The following post is an excerpt from my new e-Book series, How to Become an e-Learning Freelancer. The three volumes in the series are designed to be easy-to-use, practical guides to getting your freelance e-Learning career off the ground. Learn more here!
When I first started freelancing as an e-Learning Designer, I figured that finding new clients would simply be a matter of searching job sites to see who was hiring, and then applying for those positions where I felt I was a good fit. I had experience with job applications, so I felt good about my chances.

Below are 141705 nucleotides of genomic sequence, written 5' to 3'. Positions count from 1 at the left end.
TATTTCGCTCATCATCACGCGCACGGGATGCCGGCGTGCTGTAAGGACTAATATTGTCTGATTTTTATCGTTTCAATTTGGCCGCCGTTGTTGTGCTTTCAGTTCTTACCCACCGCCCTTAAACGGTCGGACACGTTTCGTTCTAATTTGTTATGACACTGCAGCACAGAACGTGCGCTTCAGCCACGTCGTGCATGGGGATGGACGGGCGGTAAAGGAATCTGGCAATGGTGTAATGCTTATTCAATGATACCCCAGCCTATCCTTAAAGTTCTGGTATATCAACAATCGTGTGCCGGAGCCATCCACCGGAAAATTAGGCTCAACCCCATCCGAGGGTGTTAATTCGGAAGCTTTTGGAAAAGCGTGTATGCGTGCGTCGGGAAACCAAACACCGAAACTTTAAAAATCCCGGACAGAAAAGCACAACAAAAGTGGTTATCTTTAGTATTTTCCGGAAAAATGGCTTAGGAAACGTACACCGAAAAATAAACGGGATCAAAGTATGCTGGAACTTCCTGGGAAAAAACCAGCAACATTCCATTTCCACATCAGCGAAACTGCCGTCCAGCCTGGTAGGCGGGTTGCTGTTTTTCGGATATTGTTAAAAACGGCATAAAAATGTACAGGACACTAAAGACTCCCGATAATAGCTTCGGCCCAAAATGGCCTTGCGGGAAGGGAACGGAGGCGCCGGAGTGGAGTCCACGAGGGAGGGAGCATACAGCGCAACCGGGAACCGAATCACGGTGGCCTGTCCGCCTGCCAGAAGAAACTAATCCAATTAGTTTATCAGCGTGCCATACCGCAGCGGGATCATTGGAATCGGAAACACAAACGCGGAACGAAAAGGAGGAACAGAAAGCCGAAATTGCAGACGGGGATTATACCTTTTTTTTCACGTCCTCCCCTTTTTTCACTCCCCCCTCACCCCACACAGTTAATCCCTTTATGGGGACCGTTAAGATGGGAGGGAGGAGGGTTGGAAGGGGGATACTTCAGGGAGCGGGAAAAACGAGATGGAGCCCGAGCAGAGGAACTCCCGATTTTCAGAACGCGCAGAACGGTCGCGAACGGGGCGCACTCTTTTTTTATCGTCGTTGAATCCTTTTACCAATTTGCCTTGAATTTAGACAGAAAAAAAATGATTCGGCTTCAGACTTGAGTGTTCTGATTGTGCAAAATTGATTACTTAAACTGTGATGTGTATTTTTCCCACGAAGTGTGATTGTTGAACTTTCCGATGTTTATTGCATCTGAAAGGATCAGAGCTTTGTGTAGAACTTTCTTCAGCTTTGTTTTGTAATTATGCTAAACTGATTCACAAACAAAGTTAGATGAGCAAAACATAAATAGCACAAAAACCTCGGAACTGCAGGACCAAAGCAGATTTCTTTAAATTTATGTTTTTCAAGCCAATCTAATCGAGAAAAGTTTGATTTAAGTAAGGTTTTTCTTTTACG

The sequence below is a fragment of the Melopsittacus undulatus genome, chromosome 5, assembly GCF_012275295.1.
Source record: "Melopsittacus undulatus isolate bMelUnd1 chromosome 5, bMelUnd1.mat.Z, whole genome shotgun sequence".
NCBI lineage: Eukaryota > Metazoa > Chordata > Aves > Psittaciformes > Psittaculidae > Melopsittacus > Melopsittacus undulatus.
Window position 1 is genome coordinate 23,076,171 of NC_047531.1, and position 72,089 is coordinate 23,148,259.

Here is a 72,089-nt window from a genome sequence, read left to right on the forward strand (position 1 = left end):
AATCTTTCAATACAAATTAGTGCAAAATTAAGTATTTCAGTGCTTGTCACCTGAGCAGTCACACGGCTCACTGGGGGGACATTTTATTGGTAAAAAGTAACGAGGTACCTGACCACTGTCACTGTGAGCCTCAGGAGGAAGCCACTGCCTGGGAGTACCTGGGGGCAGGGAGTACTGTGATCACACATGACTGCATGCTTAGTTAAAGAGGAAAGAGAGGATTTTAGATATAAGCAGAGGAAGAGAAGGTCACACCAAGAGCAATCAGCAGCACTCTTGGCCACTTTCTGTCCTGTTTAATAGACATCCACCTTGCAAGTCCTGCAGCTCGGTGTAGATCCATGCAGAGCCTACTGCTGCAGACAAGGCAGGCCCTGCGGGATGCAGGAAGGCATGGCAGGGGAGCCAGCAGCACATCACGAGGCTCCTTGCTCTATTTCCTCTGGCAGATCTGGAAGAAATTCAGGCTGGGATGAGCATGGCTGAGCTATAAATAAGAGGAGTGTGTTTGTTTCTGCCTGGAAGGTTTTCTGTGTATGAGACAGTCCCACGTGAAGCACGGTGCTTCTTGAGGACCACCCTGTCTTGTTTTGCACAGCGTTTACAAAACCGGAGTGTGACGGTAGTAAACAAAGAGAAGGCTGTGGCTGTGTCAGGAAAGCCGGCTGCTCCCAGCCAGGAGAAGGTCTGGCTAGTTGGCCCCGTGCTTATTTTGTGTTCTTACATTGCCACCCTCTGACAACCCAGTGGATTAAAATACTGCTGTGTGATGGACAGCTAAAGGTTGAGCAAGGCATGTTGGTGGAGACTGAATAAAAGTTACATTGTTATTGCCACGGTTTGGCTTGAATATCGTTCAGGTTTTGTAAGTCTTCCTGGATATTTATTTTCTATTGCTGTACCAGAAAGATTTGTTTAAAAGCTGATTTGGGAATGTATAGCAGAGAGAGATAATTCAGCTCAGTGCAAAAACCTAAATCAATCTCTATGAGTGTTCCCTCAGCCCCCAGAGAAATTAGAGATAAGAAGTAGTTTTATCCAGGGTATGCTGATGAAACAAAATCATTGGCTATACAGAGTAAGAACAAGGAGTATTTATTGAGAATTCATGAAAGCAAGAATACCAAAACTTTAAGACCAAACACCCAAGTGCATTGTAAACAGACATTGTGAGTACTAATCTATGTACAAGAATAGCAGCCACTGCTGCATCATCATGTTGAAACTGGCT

And then, like so many other times in the early days of my freelance career, reality hit. As I struggled to find new clients, money was tight, and I began to doubt my own abilities. After a lot of research, reflection, and discussions with my peers, I realized that it was time to start doing something I had never felt comfortable doing before: marketing myself.
As a concept, marketing myself felt like bragging at first, and bragging doesn’t come naturally to me. But as I got more into the habits of self-promotion, I adopted a new mindset: Self-marketing isn’t bragging; it’s highlighting your value for others who could benefit from your expertise. (Like Muhammad Ali said, “It ain’t bragging if it’s true.”) What’s more, as I was studying my most successful peers, I saw that strong self-marketing could be done with grace instead of arrogance, and it would ultimately be necessary to my long-term success.
[This topic continues in my e-Book series, How to Become an e-Learning Freelancer.]